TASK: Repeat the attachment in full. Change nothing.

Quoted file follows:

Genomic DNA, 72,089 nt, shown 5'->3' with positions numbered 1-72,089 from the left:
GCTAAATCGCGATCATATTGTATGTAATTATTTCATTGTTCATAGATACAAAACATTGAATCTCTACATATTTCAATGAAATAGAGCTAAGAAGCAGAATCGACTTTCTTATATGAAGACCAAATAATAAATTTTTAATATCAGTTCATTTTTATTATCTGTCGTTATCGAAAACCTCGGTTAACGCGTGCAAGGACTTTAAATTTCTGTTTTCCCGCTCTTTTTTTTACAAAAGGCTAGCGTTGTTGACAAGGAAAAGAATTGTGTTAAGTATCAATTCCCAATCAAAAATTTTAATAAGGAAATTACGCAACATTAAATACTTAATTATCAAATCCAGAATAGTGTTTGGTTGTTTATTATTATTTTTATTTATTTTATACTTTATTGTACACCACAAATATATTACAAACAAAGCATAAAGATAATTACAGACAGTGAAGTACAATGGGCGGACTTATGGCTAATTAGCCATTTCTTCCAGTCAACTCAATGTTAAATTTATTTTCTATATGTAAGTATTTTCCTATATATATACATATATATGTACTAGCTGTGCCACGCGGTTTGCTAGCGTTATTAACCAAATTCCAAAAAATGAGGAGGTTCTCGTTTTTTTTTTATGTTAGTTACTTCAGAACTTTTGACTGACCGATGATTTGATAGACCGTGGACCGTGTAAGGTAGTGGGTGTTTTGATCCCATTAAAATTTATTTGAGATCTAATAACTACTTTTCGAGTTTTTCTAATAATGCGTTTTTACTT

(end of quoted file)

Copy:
Genomic DNA, 72,089 nt, shown 5'->3' with positions numbered 1-72,089 from the left:
GCTAAATCGCGATCATATTGTATGTAATTATTTCATTGTTCATAGATACAAAACATTGAATCTCTACATATTTCAATGAAATAGAGCTAAGAAGCAGAATCGACTTTCTTATATGAAGACCAAATAATAAATTTTTAATATCAGTTCATTTTTATTATCTGTCGTTATCGAAAACCTCGGTTAACGCGTGCAAGGACTTTAAATTTCTGTTTTCCCGCTCTTTTTTTTACAAAAGGCTAGCGTTGTTGACAAGGAAAAGAATTGTGTTAAGTATCAATTCCCAATCAAAAATTTTAATAAGGAAATTACGCAACATTAAATACTTAATTATCAAATCCAGAATAGTGTTTGGTTGTTTATTATTATTTTTATTTATTTTATACTTTATTGTACACCACAAATATATTACAAACAAAGCATAAAGATAATTACAGACAGTGAAGTACAATGGGCGGACTTATGGCTAATTAGCCATTTCTTCCAGTCAACTCAATGTTAAATTTATTTTCTATATGTAAGTATTTTCCTATATATATACATATATATGTACTAGCTGTGCCACGCGGTTTGCTAGCGTTATTAACCAAATTCCAAAAAATGAGGAGGTTCTCGTTTTTTTTTTATGTTAGTTACTTCAGAACTTTTGACTGACCGATGATTTGATAGACCGTGGACCGTGTAAGGTAGTGGGTGTTTTGATCCCATTAAAATTTATTTGAGATCTAATAACTACTTTTCGAGTTTTTCTAATAATGCGTTTTTACTT